a chairman should assume the com-
mittee duties and take actions with
written consent of committeemen;
WHEREAS, many committees of the
FAA have overlapping responsibilities
and charges, or are dependent upon
actions of other committees; and,
WHEREAS, the Officers and the
Board of the FAA should not assume
any responsibilities of committees
and thus remove from the member-
ship the complete participation in all
FAA activities to which it is entitled;
1...That the President of the FAA
revise and put into effect as soon as
feasible a reorganization of the com-
mittee structure of the FAA, using
the following proposal as a guide. All
existing committees, as required by
the By-Laws of the FAA, or as
appointed by the Board, shall remain
with committee membership as here-
to fore;
2...That these committees shall be

grouped into an Administrative Divi-
sion to include: Budget, Convention,
Executive Directo r, Headquarters
Feasibility, Membership; a Public
Affairs Division including Awards and
Scholarships, Public Relations, Pub-
lications, Legislative (or Government
Relations), FAA Loan Fund; a Pro-
fessional Service Division including
Chapter Affairs, Office Practice, AIA
Fellowship; a Liaison Divsion includ-
ing Collaboration with Design pro-
fessions, Community Development,
Education, Home Building, Construc-
tion Industry, Preservation of Historic
Buildings; and a Technical Division
including Hospitals and Health, Re-
search, Schools a n d Educational
3...That there be appointed by the
President, with the approval of the
Board, Division Committees of not
less than five, nor more than seven
members whose membership shall
reside within a 100-mile radius to
permit convenient accessibility for
meetings; and that at least one mem-'
ber shall be a member of the Board
or an Officer of the FAA;
4...That these Division Committees
shall meet in duly notified meetings

with a quorum of not less than one-
half of the members at least twice
each year, not concurrent with Board
or annual FAA meetings;
5...That each Division Committee
shall debate and take action on all
matters of all committees assigned to
it with the approval of the Board on
all actions; notwithstanding that any
FAA committee, by a two-thirds vote,
may reject any action or recommenda-
tion of the Division Committee if it
pertains to an FAA committee;
6...That proper minutes of each
Division Committee shall be kept and
applicable portions shall be dissemi-
nated to the FAA committees for
information or action by the FAA
7...That, at the discretion of the
President, certain committees may be
exempt from the scope of responsi-
bilities of a Division Committee.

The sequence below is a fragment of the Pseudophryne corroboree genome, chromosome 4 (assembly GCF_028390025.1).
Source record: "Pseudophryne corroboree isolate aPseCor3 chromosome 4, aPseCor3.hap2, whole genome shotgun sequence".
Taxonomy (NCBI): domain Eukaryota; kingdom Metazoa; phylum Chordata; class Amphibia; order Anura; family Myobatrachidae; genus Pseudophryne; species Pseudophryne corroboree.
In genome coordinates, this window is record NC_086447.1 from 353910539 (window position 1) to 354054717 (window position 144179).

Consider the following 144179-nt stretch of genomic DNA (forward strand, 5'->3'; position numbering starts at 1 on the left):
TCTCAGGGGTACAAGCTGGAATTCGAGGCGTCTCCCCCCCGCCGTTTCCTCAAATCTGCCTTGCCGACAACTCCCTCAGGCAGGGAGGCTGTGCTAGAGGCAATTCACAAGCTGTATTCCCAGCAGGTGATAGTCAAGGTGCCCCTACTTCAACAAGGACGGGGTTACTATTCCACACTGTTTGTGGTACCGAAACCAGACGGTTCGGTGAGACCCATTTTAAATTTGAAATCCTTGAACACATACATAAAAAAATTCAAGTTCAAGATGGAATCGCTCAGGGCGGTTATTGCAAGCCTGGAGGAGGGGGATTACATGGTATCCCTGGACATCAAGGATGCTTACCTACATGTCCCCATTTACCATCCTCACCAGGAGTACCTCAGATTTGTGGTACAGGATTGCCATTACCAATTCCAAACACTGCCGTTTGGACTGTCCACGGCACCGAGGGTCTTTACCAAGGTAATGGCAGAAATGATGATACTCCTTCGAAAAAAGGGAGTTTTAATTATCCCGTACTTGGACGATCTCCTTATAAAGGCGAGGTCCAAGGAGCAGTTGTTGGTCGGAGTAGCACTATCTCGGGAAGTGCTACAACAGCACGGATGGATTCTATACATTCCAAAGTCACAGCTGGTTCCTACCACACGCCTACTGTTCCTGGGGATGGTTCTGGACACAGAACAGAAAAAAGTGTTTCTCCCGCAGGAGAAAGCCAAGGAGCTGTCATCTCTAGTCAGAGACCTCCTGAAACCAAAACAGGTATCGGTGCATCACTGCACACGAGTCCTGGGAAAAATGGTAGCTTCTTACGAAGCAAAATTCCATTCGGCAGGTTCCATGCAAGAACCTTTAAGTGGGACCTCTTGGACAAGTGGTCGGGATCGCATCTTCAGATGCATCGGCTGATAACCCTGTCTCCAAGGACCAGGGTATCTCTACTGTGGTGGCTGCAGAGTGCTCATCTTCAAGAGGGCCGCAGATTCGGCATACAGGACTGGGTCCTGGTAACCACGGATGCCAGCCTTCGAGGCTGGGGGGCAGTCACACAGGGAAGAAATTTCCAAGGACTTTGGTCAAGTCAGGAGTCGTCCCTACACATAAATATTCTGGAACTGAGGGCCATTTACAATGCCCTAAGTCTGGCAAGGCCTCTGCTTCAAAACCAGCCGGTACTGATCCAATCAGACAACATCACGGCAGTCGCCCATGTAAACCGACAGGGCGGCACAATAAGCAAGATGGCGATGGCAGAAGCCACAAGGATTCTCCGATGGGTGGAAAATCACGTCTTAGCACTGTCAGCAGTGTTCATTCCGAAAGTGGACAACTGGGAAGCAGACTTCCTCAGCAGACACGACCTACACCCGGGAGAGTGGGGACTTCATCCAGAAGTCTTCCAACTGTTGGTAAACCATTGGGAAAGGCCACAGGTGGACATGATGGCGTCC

The committee chairman's motion
to adopt this resolution resulted in a
sharp debate. Proponents of the reso-
lution held it provided the means for
"needling" chairmen of currently con-
stituted committees and thus would
assure more effective results from
(Continued on Page 25)

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(Continued from Page 23)
committee activities. Opponents ap-
proved the purpose, but maintained
the proposal would prove too compli-
cated to be practical. When finally
put to a vote the resolution failed of

3 . Re: The Architects'
and Engineers' Joint Policy Code:
WHEREAS, the FAA has not repudi-
ated the Joint Architect-Engineer
Policy Code adopted in 1955 by the
FES and FAA; and the President of
the Florida Engineering Society has
advised the Florida Association of
Architects, through its President, that
the Florida Engineering Society, in
emergency session on Saturday, No-
vember 5, 1960, receded from its
adoption of and participation in the
Joint Architect-Engineer Policy Code;
WHEREAS, since the last convention
of the Florida Association of Archi-
tects, the Florida Engineering Society
has withdrawn from participation in
the Joint Cooperative Council and

is not now a member of that Council;
WHEREAS, it is the policy of the
Florida Association of Architects to
perform its work and discharge its
obligations to society in harmony with
other design professions;
the Florida Association of Architects
in convention assembled, that the
President, together with the President-
elect, appoint a select committee to
examine present Architect-Engineer
relations and to furnish continuing
recommendations to the Board of Di-
rectors regarding relations between the
profession of architecture and the pro-
fession of engineering; and,
Convention authorize the Board of
Directors to take such action in con-
nection with Architect-Engineer rela-
tions as to the Board of Directors
shall seem wise and proper.
President Stetson previously had
read the communication from the
FES to which the resolution referred.
Though there was some commentary
on this from the floor, the resolution
as presented was promptly carried
without debate.

4 . Re: The FAA's Stand
on Matters of Possible Legis-
WHEREAS, the year 1961 is the
year for the session of the State Legis-
lature; and,
WHEREAS, it will give direction and
assistance to the State Legislature and
those who effect legislation as well as
the members and officers of the
Florida Association of Architects, to
make known the attitudes and desires
of the Florida Association of Archi-